10/02/2006 12:00AM

BC Classic could be next for 3 Ky. Cup runners


Ball Four, Perfect Drift, and Premium Tap - the winner, runner-up, and beaten favorite in the Grade 2 Kentucky Cup Classic on Saturday at Turfway Park - all might make their next start in the $5 million Breeders' Cup Classic, according to their trainers.

Ball Four, a wire-to-wire winner as the longest shot in a field of six, came out of the race in good shape, trainer Patrick Biancone said Monday. "We may take a shot at the Breeders' Cup," he said. "Why not? We have almost five weeks to decide, anyway."

Premium Tap, who nearly fell after clipping Ball Four's heels midway through the far turn, losing all momentum and virtually all chance to win, was back home at Belmont Park early Monday and appears no worse for wear, said trainer John Kimmel.

"I went over him with a fine-tooth comb, and aside from a superficial cut on one of his feet, he looks perfect to me," said Kimmel. "If, per chance, the horse does well in his training, and if, per chance, the picture for the Classic gets a little foggy and Bernardini happens to not run as well as I think he will Saturday [in the Jockey Club Gold Cup], we'd certainly consider supplementing to the race."

The supplemental fee for Premium Tap would be 9 percent of the purse, or $450,000.

Kimmel half-joked Monday morning that he was "almost over" being upset about Premium Tap's trip. "Anybody who knows anything about racing could see he was going to win so easy that it was a joke," he said. "But that's racing, and we're just going to have to turn that page."

Premium Tap, the 11-10 favorite under Kent Desormeaux, wound up fifth, beaten just 1 1/2 lengths.

Perfect Drift would become the first horse to run in the Classic five times if, as expected, he starts in the Nov. 4 race at Churchill Downs. Kona Gold, who ran in the Sprint every year from 1998 to 2002, is the only horse to have run in five Breeders' Cups.

The respective Beyer Speed Figures for Ball Four, Perfect Drift, and Premium Tap in the KC Classic were 98, 97, and 95.

U D Ghetto probable for Juvenile

The 2-year-old races in the five-race Kentucky Cup series likely produced one at least one starter for the Breeders' Cup. U D Ghetto, a 1 1/4-length winner of the KC Juvenile, probably will be pointed to the BC Juvenile, trainer Tony Reinstedler said Monday, but the runner-up, Shermanesque, most likely will not.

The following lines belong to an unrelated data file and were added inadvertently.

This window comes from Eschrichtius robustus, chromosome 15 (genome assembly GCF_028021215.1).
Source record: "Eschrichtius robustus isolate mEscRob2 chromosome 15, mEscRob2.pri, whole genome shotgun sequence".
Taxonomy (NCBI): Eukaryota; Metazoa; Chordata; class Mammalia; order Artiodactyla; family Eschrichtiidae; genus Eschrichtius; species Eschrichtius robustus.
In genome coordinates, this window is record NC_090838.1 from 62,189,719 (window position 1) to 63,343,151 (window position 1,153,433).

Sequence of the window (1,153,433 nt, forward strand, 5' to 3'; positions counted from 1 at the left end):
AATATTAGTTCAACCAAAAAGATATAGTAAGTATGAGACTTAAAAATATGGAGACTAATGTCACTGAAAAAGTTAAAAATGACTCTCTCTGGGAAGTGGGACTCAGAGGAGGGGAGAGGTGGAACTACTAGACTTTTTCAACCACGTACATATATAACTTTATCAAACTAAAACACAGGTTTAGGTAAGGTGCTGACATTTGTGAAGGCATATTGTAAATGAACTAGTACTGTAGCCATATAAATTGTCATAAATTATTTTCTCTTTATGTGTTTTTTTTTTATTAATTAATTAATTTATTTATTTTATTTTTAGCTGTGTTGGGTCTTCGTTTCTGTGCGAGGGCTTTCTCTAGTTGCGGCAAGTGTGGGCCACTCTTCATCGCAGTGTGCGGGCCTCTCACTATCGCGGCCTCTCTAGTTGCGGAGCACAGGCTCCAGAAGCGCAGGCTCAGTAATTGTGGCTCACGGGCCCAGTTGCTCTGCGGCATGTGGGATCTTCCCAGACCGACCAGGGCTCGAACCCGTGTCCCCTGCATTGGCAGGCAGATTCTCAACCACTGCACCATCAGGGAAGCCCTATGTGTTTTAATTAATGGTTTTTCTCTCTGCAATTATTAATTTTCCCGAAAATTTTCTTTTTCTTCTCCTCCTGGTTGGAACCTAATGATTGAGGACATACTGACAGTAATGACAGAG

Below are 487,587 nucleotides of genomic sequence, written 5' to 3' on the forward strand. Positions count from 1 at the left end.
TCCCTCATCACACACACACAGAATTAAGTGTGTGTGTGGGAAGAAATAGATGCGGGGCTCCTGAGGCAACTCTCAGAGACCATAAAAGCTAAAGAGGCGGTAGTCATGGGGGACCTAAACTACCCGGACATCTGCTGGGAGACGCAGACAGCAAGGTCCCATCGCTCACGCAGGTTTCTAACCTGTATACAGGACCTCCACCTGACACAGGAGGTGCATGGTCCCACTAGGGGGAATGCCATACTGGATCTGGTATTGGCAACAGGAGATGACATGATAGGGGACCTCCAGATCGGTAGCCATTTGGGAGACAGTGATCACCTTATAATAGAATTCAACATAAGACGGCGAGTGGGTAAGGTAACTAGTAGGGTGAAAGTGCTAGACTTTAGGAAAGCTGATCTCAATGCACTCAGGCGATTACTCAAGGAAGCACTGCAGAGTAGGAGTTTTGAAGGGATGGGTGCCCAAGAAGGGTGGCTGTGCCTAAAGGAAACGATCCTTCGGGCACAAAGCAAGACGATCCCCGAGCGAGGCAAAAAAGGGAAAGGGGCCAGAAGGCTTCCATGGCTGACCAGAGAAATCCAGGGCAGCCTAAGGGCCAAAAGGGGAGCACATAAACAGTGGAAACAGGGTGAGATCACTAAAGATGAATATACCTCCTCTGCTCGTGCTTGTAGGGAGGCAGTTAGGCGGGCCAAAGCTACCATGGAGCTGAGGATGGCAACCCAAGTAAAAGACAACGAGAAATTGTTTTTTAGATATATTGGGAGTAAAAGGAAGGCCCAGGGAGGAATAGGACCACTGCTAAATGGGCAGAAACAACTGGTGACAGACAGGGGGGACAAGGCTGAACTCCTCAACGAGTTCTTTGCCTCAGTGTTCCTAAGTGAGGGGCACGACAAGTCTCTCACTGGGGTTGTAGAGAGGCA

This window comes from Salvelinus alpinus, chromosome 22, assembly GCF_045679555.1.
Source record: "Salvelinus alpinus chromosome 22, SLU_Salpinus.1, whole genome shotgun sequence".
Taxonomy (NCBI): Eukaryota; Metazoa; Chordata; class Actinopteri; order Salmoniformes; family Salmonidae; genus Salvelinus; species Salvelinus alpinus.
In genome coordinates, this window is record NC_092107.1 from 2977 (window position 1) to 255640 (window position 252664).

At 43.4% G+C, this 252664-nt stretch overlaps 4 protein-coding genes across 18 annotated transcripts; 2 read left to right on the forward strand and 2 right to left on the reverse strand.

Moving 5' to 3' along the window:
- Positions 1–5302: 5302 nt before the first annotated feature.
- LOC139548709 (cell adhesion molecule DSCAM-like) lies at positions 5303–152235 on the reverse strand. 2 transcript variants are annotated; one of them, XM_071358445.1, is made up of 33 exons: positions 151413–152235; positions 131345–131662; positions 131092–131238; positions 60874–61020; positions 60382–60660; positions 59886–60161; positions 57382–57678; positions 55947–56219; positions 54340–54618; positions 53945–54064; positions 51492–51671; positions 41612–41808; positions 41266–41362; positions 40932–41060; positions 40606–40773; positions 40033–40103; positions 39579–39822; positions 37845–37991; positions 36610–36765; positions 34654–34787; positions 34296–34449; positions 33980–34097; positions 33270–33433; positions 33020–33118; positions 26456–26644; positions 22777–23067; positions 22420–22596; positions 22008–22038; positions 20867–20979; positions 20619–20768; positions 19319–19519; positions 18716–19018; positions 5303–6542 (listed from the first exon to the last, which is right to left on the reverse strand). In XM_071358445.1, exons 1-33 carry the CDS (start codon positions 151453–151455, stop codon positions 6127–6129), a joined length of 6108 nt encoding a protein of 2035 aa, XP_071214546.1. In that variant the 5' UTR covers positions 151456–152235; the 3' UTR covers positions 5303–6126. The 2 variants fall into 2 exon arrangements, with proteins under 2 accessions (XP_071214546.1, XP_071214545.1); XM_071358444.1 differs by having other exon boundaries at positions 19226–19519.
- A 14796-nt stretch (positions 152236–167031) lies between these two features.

"The Breeders' Cup is an outside option," said Reinstedler. "I'm leaning more toward just putting him away for the year, although it's possible I might run him back in the Iroquois."

The Iroquois will be run Oct. 29 at Churchill.

Meanwhile, trainer Bernie Flint said he hasn't made a decision yet on the BC Juvenile Fillies for Cohiba Miss, the wire-to-wire winner of the KC Juvenile Fillies.

"She's still up at Turfway," Flint said Monday morning. "Once we get her back here [at Churchill] we'll look her over and talk about it."

On another subject, Flint said he has turned out his promising 2-year-old colt Unbridled Express for the next six weeks or so.

"Use them now or use them later," said Flint. "We're looking forward to having a top 3-year-old next year."

Unbridled Express finished third in his most recent start, the Sept. 4 Hopeful Stakes at Saratoga. The Hopeful was Unbridled Express's only race since Richard Santulli and partners purchased a half-interest in him for a reported $1.8 million.

Handle increase, but 2 more races

All-sources handle on the Kentucky Cup card was up 11 percent over corresponding figures from the same day last year, but there is a mitigating factor in that increase.

Last year, Turfway ran 10 races in conjunction with four simulcasts from sister track Kentucky Downs. This year, with a later date than usual and Kentucky Downs already having closed, Turfway went alone with a 12-race card. Total handle this year was $6,855,434, compared to $6,164,738 on the 10 Turfway races last Sept. 17.

The highest all-sources handle in the 13-year history of the Kentucky Cup was $9,589,753, set in 1997.

With admission being free, Turfway did not take an attendance count Saturday and does not plan to release an estimate, said chief financial officer Cliff Reed.

Track thrilled with Stones concert

Despite a steady rain throughout much of the nearly two hours the Rolling Stones were on stage, the concert went off without any major hitches and to the utter delight of most of the estimated 44,000-plus fans who attended Friday night at Churchill. The spotlights, seven-story stage, and innumerable other props - along with the rain and the extraordinary backdrop of the home of the Kentucky Derby - combined for a truly unique and unforgettable event.

Butch Lehr, Churchill track superintendent, and Julie Koenig Loignon, vice president for communications, both said that track officials were elated with how the event played out.

"You can hardly tell anything was on the turf course," Lehr said Monday morning, referring to thousands of fans being seated atop a protective hard-plastic covering on the turf. "There were a few minor problems, like they told me everything would be off the grass by 4 in the morning after the concert and it was more like 4 in the afternoon. But nothing major went wrong, thank goodness. All in all it was a pretty awesome event, and none of the horsemen had any big complaints. There was a lot to worry about, but it all went pretty well, although I don't know if I'd ever want to go through anything like it again."

* The 17-day Keeneland fall meet opens Friday with a three-day weekend jammed with major stakes, including three Grade 1 races: the Shadwell Turf Mile and Breeders' Futurity on Saturday and the Spinster on Sunday. The highlight of the Friday opener, the $400,000 Alcibiades, is expected to get a full field of 12 2-year-old fillies, according to assistant racing secretary Dan Bork.